Profiles

A peek into the lavish lifestyle of Malcolm Forbes

MalcolmForbes

Malcolm Forbes on his Harley Davidson Electra Glide Classic. PHOTO | POOL

douglaskiereini-img

Summary

  • Whether he was conducting one of his famous international balloons-and-bikes Friendship Trips in China, Japan, Europe, Sturgis or just attending a weekend poker run with friends, Forbes attracted the media and delivered a motorcyclist’s message.
  • Although Forbes started riding motorcycles late in life at the age of 48, by 1971 he had a collection of 13 motorcycles which grew to over 70 (mostly Harley Davidsons) by 1985.

This week, as I was going through my collection of more than 200 back issues of motorcycle magazines, I came across Malcolm Forbes who inspired my passion for motorcycling and was voted Motorcyclist of the Year in the December 1987 issue of Motorcyclist magazine. Writing about him, the magazine said “There hasn’t been another motorcyclist who has had such a positive impact on the sport in the time that Motorcyclist has been naming Motorcyclist of the Year. The 68-year-old billionaire, chairman and editor-in-chief of Forbes magazine seems to be conducting a one-man campaign to promote motorcycling.”

Whether he was conducting one of his famous international balloons-and-bikes Friendship Trips in China, Japan, Europe, Sturgis or just attending a weekend poker run with friends, Forbes attracted the media and delivered a motorcyclist’s message.

Although Forbes started riding motorcycles late in life at the age of 48, by 1971 he had a collection of 13 motorcycles which grew to over 70 (mostly Harley Davidsons) by 1985. He would invite friends and wealthy businessmen for long rides on his large selection of motorcycles. Forbes was a passionate motorcyclist who thrived on an open road, a powerful motorcycle, and a group of friends to share the experience. “I still say the most beautiful sight, the most spectacular scenery, is a road with no cars in front of you,” he remarked after a ride through Yellowstone Park.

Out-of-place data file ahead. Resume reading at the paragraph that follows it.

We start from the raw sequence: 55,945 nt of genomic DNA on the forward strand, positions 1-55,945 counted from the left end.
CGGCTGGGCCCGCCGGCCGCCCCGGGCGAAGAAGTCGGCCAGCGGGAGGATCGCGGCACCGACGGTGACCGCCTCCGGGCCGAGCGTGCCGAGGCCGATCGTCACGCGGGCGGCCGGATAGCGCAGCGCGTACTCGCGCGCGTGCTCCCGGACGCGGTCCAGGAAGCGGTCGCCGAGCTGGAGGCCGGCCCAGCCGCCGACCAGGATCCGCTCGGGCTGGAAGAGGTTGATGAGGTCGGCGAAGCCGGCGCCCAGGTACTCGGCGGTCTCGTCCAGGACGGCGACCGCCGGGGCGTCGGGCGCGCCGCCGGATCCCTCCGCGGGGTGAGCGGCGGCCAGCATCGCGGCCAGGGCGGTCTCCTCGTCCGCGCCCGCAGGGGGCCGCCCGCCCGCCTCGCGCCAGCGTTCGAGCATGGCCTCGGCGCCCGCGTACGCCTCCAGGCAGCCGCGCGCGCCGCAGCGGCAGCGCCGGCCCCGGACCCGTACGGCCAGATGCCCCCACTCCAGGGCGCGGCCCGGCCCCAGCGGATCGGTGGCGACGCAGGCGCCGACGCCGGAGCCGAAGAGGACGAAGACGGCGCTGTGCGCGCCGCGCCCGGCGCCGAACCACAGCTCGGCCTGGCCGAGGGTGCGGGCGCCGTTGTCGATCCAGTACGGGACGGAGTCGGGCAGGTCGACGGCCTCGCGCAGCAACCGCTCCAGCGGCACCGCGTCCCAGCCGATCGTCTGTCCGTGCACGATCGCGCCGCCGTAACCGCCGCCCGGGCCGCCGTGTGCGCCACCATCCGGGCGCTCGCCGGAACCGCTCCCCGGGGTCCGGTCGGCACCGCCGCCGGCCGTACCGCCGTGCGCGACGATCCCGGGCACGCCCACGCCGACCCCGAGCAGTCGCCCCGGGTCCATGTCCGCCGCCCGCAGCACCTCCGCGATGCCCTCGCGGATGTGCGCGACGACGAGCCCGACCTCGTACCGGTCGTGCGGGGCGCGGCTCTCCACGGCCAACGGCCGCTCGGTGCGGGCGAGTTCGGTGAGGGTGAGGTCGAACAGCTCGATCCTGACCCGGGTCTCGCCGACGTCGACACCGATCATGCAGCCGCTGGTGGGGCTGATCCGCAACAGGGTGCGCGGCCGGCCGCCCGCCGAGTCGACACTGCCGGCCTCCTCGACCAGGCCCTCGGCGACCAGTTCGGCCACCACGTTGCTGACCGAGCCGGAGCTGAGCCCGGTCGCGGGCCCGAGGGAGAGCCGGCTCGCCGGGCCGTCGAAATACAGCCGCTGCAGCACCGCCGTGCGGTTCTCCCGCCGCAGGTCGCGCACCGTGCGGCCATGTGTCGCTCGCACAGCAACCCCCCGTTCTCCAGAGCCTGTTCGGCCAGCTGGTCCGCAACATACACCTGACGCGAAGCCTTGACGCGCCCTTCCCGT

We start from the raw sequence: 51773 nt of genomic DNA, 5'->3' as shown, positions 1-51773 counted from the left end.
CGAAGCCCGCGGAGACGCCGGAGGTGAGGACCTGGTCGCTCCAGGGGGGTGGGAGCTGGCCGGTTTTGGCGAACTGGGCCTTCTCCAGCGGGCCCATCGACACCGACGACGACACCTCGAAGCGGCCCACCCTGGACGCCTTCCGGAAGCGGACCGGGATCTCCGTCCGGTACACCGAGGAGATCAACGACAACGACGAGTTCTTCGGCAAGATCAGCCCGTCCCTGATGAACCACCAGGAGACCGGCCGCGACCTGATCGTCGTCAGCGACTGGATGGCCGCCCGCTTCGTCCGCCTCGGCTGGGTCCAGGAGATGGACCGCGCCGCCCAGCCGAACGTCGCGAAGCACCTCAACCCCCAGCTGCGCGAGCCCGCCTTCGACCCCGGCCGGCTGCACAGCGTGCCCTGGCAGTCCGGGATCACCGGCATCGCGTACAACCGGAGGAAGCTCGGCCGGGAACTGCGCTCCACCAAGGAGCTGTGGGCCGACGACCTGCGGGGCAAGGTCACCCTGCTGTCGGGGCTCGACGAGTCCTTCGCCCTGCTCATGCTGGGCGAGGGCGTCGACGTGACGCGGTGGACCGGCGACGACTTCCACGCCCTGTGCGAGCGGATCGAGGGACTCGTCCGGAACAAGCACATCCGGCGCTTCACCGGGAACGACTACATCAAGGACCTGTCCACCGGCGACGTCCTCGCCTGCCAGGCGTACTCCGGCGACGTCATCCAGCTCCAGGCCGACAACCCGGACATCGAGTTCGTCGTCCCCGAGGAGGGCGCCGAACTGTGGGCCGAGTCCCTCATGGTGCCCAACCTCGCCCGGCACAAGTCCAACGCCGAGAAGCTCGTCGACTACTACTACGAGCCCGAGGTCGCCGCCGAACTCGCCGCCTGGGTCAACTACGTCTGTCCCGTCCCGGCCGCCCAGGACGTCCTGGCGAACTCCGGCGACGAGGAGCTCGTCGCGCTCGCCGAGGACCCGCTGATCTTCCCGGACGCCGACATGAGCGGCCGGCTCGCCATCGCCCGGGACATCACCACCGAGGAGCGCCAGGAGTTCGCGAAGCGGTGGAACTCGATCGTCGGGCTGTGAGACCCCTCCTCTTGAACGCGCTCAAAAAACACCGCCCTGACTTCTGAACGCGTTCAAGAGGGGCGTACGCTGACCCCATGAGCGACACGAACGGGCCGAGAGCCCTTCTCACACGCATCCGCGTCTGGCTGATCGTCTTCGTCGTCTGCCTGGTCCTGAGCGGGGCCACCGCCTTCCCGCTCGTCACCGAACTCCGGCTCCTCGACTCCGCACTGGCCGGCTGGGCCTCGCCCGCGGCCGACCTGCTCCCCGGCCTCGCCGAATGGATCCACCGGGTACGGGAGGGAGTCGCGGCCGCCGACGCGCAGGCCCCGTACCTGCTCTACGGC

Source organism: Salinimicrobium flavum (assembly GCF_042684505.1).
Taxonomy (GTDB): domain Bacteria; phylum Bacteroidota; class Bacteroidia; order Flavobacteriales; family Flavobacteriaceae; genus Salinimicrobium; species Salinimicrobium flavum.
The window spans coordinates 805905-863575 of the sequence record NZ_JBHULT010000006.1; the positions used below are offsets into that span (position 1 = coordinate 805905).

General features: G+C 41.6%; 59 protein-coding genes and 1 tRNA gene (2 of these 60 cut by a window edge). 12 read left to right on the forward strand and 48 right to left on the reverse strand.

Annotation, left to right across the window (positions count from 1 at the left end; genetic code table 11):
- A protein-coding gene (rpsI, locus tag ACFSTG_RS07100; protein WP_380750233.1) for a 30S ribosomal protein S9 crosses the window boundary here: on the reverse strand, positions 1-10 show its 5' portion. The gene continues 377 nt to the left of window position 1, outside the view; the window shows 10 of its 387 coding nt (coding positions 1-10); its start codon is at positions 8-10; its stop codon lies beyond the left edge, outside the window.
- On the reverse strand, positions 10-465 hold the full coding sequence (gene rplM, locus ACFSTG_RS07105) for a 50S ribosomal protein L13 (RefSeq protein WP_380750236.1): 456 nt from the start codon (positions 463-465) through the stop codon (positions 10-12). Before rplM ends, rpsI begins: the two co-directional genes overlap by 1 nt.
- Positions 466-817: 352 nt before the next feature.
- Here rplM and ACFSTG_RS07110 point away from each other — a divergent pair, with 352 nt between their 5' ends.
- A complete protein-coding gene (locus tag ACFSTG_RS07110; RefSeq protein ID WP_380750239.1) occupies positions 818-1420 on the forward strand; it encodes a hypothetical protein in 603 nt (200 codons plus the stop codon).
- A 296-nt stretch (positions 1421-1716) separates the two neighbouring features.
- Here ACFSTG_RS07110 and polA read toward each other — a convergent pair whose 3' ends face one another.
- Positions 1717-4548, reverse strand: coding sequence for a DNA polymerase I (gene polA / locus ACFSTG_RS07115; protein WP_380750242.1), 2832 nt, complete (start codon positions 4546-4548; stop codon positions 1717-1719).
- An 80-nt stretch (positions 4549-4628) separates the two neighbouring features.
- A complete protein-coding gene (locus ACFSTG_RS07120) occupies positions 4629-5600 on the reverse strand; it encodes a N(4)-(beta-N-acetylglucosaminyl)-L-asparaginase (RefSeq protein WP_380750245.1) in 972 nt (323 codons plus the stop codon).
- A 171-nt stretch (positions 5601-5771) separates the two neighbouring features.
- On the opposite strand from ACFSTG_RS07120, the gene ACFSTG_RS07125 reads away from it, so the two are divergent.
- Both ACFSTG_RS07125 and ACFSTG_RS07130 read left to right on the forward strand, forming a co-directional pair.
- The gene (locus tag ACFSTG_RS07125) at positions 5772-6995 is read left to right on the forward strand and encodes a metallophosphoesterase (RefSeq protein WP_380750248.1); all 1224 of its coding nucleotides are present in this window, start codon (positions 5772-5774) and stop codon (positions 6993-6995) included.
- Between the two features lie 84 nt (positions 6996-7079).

But there was more to Malcolm Forbes than just motorcycling. He was a publisher, entrepreneur and businessperson who lived a lavish lifestyle which was part of his business strategy.

Born on August 19, 1919, as the third child of wealthy Scottish immigrants who owned Forbes magazine, Malcolm graduated from Princeton University in 1941 with a degree in political science.

From his early years, Malcolm had a lot of interest in journalism, founding his first publication when he was eight years old. At the age of 13, he had started his own printing line. He used it to print magazines for the family and schools. Most of his holidays were spent at his father’s office. Soon after his graduation, he inherited a weekly newspaper, Fairfield Times, from his father becoming the owner and publisher.

At the age of 22, he was drafted into the US army and fought in World War II in France, Germany, Belgium, and Holland.

After the war, Malcolm joined the family business, which was then being managed by his elder brother, Bruce.

Barely surviving the Depression, the magazine had limped along during the 1930s and the war years, overshadowed by its competitors. Content was mostly made up of traditional freelance material of uneven quality, fitting into the mould that had been established over the years.